Top quality garden fence - how high and fencing recommendations please(19 Posts)
Can anyone recommend a top quality type of garden fencing - something that's very durable, looks good and will take some hard knocks?
One side of the garden adjoins a rough track down which farmers drive their landrovers and trailers at times and I want something that will withstand the odd bump from their vehicles. Where's the best place to source good quality fencing?
Also, for this side of the garden and the bottom of the garden backing onto a field, which doesn't adjoin neighbours, how high can our fence go?
Finally, in the UK, on the neighbour-adjoining side, how high can fencing go and can a strong trellis be added ABOVE that height or is it taken on total height including trellis?
If there is enough space bushes would be better than fencing. The legal height limit for fencing is 2 metres, above that you need planning permission. Sometimes modern housing has lower limits. Best place to source is a local fencing contractor. If they don't suggest gravel boards at the bottom forget them.
Total height, including trellis - permitted development is 2m, if you want higher you really should apply for planning permission.
However, that doesn't mean that you couldn't have taller things in front of the fence - for instance, put in a post to grow roses up with a rope swag to another...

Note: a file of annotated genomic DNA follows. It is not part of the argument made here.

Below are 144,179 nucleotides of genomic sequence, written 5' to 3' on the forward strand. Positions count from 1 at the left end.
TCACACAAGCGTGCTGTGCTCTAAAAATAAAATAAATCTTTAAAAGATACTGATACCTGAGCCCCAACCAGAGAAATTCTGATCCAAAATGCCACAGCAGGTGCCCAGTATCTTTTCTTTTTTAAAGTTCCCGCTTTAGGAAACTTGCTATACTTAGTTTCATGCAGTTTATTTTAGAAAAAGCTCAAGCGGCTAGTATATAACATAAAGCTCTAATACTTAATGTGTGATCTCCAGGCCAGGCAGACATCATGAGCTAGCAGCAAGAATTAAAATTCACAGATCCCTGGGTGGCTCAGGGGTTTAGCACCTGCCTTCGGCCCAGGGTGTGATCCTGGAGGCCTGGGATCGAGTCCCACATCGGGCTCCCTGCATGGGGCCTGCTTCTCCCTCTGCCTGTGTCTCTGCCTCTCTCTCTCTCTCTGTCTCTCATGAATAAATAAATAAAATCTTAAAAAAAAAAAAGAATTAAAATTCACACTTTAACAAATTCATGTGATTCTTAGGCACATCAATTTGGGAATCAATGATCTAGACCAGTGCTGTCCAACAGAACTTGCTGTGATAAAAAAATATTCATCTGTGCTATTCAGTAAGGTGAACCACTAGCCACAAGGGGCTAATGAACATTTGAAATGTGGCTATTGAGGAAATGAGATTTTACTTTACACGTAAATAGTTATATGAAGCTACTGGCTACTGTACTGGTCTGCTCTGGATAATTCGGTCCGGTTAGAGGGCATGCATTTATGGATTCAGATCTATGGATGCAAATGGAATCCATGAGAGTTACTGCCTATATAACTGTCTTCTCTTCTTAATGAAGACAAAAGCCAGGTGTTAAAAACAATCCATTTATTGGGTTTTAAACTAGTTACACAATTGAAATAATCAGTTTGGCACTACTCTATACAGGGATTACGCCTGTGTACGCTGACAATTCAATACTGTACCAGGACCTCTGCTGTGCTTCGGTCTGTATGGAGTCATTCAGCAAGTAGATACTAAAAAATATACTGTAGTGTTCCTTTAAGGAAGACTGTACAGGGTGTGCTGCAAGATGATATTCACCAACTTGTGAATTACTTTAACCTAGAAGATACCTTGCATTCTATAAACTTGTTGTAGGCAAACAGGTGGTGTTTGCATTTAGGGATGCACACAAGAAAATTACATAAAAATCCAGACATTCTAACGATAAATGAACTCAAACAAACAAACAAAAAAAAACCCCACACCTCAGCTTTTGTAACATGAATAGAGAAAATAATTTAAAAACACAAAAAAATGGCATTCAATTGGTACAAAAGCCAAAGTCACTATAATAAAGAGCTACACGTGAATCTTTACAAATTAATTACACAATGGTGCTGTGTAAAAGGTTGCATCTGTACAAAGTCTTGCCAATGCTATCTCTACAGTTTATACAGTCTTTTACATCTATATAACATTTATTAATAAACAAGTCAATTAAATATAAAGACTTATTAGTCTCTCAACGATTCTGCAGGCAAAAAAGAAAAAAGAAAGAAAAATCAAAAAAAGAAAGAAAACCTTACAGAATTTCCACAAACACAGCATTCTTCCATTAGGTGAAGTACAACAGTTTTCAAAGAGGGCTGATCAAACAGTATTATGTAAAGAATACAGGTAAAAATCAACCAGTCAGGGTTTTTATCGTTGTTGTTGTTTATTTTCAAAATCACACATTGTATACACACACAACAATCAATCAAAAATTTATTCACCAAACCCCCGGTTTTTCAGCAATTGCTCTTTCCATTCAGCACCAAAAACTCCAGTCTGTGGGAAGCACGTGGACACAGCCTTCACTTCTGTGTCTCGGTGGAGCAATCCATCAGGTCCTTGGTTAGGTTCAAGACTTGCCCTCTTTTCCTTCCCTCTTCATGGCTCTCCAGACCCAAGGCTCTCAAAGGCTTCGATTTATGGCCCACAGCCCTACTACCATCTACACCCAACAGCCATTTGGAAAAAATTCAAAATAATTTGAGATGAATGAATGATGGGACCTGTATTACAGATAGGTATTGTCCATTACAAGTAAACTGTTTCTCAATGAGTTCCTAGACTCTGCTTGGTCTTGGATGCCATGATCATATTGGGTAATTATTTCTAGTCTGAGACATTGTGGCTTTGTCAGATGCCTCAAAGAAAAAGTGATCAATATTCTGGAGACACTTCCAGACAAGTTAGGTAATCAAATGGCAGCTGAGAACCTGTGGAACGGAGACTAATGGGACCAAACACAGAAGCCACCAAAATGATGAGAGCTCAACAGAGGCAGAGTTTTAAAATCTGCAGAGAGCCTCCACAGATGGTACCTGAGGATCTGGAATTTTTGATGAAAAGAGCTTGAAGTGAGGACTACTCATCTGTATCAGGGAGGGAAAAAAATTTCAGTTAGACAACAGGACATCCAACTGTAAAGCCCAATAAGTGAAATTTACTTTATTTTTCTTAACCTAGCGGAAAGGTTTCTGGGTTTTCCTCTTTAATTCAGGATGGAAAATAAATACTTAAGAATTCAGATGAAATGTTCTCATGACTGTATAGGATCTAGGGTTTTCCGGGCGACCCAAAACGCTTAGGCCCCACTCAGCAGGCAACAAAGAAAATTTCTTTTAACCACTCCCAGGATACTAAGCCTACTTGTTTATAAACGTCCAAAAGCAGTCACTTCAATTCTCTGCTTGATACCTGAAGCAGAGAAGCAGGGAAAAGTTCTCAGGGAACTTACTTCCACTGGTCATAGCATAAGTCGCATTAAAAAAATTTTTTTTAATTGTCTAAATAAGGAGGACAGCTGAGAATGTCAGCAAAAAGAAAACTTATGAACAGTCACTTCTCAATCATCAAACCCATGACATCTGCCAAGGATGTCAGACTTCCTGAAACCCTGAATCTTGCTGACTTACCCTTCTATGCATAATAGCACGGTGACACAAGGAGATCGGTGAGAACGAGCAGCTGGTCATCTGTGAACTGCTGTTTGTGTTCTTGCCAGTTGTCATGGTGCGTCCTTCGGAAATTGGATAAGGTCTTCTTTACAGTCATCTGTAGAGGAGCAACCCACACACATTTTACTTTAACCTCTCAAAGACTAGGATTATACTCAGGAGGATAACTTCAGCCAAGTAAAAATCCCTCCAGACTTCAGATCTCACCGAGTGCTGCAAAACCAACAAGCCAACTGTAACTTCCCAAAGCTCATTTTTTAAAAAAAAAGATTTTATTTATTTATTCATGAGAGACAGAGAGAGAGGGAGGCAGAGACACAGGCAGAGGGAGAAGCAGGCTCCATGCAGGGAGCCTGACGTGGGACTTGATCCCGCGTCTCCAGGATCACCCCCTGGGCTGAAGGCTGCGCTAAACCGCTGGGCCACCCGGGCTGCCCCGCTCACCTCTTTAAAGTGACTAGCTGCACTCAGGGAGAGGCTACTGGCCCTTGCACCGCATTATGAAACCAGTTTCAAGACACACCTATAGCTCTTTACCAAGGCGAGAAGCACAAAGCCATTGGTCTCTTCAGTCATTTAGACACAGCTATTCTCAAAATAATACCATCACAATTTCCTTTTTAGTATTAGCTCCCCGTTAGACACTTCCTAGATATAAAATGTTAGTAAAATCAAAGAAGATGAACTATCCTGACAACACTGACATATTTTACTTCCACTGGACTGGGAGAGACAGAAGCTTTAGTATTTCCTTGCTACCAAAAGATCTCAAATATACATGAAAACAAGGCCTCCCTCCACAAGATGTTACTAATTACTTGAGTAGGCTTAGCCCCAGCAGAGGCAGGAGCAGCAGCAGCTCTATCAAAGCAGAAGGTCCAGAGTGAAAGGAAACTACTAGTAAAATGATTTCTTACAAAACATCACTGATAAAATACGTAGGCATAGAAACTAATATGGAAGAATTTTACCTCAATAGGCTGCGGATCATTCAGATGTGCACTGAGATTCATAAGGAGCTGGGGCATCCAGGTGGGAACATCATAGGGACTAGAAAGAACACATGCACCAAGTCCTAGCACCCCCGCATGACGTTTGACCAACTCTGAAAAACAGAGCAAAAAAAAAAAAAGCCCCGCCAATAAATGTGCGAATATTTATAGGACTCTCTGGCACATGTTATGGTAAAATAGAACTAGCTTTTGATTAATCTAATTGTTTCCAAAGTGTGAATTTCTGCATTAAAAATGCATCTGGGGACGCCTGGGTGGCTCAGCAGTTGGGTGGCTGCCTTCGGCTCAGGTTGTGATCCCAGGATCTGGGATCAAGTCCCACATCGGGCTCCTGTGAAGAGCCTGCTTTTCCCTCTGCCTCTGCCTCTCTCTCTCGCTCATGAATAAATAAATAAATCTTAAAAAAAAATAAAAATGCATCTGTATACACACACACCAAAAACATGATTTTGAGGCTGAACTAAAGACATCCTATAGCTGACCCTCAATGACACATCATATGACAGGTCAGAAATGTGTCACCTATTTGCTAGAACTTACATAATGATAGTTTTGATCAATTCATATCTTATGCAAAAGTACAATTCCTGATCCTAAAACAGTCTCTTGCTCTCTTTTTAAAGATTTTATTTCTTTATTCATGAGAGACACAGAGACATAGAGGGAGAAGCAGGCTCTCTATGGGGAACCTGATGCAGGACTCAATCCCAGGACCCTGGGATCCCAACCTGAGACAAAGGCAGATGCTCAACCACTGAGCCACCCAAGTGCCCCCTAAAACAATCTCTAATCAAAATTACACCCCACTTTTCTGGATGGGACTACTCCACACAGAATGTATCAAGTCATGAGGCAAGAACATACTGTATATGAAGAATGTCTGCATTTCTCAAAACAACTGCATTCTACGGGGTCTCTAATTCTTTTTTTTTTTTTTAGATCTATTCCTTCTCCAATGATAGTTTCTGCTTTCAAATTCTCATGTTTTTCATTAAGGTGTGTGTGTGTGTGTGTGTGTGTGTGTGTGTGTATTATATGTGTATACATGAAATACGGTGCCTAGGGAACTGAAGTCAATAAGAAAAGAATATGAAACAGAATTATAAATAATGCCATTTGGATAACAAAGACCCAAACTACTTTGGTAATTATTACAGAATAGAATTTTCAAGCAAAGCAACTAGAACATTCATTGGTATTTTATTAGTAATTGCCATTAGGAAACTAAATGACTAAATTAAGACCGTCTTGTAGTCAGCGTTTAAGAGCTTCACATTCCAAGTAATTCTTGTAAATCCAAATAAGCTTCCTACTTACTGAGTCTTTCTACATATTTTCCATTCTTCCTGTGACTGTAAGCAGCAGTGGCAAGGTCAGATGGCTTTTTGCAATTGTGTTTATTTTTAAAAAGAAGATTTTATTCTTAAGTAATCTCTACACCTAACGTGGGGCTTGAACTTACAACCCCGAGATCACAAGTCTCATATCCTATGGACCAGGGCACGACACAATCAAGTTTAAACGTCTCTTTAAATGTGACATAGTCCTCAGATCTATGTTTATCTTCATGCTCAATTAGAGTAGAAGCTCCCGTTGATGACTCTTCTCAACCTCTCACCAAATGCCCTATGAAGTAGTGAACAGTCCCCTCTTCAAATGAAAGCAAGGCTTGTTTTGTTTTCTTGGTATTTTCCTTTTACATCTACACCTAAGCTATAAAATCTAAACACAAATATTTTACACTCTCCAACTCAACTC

Road frontage height is different - only permitted 1m.
Jacksons fencing is supposed to be excellent but doesnt come cheap.
Thanks for the ideas. The lane between gardens I think is joint owned by myself and the neighbours, so that's why I'm not sure if I could build a higher boundary that side and the field at the bottom of the garden is privately ownes as agricultural land.
Unfortunately, gangs of local children and some adults trespass on the field and congregate at the bottom of our garden, staring in at us and also seeing right into our house. Hence the need to occlude our natural field view in order to preserve our privacy - a difficult decision to make, as it cuts off the major selling point of the house - the outlook (the field owner has forbidden trespass on his field but this is being flouted, to our detriment and I don't want to fall out with the neighbours who use the field illegally.
So fencing is the only option, rather than bushes, as these would take ages to grow. I'm happy to pay more for good quality fencing.
I've looked at the Jackson's fencing website and it looks pretty good. I'll try to find a local contractor who can help further.
If you want a boundary higher than 2 meters, you grow a box hedge, no limit then.
If you are trying to keep people out but want to retain some of the view you could go for hit and miss fencing or slatted horizontal panels, which both allow some of the view through but keep your garden protected (and good for filtering wind too)
the view through this type of fencing is better than you can see on the photo
I think the fencing by Jacksons is guaranateed for 25 years, when we had some fencing work done our landscaper suggested it to us but we couldnt afford it...